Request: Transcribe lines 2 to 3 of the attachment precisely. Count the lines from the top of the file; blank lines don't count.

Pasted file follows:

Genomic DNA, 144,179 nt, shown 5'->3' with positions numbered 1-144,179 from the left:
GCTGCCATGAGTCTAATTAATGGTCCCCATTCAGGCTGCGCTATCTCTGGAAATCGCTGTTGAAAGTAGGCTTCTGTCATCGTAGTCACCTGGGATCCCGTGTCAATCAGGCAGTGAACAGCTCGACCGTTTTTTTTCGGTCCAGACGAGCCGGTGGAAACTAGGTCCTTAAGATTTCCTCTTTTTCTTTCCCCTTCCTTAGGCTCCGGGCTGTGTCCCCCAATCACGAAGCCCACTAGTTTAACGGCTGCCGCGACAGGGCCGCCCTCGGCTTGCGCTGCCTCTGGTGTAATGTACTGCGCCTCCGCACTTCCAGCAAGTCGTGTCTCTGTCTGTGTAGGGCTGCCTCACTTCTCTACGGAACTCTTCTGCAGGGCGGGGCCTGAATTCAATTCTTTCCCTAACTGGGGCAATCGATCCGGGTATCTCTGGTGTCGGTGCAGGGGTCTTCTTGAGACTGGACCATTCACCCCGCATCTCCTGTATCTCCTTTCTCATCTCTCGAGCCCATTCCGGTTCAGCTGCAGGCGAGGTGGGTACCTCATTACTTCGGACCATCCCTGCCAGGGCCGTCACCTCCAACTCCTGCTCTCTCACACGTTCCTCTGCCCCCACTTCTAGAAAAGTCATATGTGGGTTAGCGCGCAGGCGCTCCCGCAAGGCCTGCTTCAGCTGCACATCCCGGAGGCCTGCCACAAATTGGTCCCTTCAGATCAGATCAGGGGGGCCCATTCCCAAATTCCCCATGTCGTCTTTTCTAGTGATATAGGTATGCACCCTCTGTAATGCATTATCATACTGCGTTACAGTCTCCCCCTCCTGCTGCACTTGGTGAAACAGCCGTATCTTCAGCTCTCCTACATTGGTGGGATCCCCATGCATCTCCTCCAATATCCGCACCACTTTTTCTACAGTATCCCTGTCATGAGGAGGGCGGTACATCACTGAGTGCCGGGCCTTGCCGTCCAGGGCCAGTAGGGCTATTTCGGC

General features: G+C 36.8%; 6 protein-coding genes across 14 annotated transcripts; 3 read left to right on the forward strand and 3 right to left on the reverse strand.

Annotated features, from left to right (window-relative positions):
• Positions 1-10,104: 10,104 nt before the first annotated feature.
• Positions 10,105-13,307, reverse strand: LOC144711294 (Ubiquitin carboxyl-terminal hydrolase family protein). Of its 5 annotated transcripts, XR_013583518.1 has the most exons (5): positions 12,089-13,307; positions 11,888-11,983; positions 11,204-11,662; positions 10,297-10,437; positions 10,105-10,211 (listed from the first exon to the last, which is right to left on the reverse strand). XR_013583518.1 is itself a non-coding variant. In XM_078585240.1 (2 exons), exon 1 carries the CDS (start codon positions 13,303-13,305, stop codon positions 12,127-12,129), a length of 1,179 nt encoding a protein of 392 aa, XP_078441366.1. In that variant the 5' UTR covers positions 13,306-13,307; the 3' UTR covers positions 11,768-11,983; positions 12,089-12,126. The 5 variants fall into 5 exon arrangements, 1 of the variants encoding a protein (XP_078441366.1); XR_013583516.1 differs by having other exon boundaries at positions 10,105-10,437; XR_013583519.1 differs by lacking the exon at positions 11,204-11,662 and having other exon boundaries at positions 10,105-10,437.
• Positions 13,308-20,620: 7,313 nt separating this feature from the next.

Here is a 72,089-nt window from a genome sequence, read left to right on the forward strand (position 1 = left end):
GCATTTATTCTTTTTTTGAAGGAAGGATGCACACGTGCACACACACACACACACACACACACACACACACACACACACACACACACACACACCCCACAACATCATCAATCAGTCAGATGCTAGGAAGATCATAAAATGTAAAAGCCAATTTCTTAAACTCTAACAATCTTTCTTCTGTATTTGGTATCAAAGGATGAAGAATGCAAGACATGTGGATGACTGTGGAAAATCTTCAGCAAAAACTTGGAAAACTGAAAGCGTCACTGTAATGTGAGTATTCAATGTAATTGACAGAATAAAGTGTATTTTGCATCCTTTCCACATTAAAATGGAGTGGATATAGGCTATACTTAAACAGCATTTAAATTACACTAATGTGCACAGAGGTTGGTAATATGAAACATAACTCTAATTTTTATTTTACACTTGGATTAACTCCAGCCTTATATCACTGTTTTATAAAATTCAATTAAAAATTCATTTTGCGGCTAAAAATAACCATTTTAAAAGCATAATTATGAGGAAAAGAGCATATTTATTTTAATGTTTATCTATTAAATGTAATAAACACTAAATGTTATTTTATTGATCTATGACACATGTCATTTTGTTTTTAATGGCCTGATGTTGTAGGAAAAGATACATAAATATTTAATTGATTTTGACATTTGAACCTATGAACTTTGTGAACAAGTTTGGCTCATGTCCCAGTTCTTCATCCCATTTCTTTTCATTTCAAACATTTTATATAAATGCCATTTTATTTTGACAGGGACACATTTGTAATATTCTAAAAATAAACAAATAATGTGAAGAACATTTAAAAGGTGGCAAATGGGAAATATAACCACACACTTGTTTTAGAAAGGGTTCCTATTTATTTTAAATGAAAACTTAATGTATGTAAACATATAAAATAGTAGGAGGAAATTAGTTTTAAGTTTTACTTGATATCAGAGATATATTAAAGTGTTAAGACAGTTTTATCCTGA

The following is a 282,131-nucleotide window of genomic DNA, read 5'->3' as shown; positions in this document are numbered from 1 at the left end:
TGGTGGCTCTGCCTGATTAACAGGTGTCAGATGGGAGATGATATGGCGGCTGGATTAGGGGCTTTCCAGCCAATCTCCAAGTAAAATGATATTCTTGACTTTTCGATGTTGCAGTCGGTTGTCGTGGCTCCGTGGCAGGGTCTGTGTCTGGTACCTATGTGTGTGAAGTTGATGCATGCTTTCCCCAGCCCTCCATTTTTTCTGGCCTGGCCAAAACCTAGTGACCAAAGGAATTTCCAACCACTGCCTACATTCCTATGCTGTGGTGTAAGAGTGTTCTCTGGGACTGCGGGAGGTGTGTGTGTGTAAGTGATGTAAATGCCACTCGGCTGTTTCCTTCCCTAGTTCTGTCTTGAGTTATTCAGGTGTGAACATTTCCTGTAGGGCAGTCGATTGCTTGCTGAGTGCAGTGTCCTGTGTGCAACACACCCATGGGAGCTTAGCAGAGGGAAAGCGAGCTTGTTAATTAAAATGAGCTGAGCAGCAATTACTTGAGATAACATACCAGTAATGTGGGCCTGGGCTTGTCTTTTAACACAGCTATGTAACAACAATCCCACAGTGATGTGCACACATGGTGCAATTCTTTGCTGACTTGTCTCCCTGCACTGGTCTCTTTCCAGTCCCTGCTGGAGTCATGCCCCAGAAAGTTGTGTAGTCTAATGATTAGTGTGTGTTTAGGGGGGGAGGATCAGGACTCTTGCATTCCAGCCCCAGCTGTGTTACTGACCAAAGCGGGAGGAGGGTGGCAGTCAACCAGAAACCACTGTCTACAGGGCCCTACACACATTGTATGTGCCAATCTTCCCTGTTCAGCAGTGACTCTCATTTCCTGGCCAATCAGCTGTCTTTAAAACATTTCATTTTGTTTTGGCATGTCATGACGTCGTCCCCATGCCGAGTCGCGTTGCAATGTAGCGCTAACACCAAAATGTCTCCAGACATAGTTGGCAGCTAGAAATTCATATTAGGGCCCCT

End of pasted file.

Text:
GCTGCCATGAGTCTAATTAATGGTCCCCATTCAGGCTGCGCTATCTCTGGAAATCGCTGTTGAAAGTAGGCTTCTGTCATCGTAGTCACCTGGGATCCCGTGTCAATCAGGCAGTGAACAGCTCGACCGTTTTTTTTCGGTCCAGACGAGCCGGTGGAAACTAGGTCCTTAAGATTTCCTCTTTTTCTTTCCCCTTCCTTAGGCTCCGGGCTGTGTCCCCCAATCACGAAGCCCACTAGTTTAACGGCTGCCGCGACAGGGCCGCCCTCGGCTTGCGCTGCCTCTGGTGTAATGTACTGCGCCTCCGCACTTCCAGCAAGTCGTGTCTCTGTCTGTGTAGGGCTGCCTCACTTCTCTACGGAACTCTTCTGCAGGGCGGGGCCTGAATTCAATTCTTTCCCTAACTGGGGCAATCGATCCGGGTATCTCTGGTGTCGGTGCAGGGGTCTTCTTGAGACTGGACCATTCACCCCGCATCTCCTGTATCTCCTTTCTCATCTCTCGAGCCCATTCCGGTTCAGCTGCAGGCGAGGTGGGTACCTCATTACTTCGGACCATCCCTGCCAGGGCCGTCACCTCCAACTCCTGCTCTCTCACACGTTCCTCTGCCCCCACTTCTAGAAAAGTCATATGTGGGTTAGCGCGCAGGCGCTCCCGCAAGGCCTGCTTCAGCTGCACATCCCGGAGGCCTGCCACAAATTGGTCCCTTCAGATCAGATCAGGGGGGCCCATTCCCAAATTCCCCATGTCGTCTTTTCTAGTGATATAGGTATGCACCCTCTGTAATGCATTATCATACTGCGTTACAGTCTCCCCCTCCTGCTGCACTTGGTGAAACAGCCGTATCTTCAGCTCTCCTACATTGGTGGGATCCCCATGCATCTCCTCCAATATCCGCACCACTTTTTCTACAGTATCCCTGTCATGAGGAGGGCGGTACATCACTGAGTGCCGGGCCTTGCCGTCCAGGGCCAGTAGGGCTATTTCGGC

General features: G+C 36.8%; 6 protein-coding genes across 14 annotated transcripts; 3 read left to right on the forward strand and 3 right to left on the reverse strand.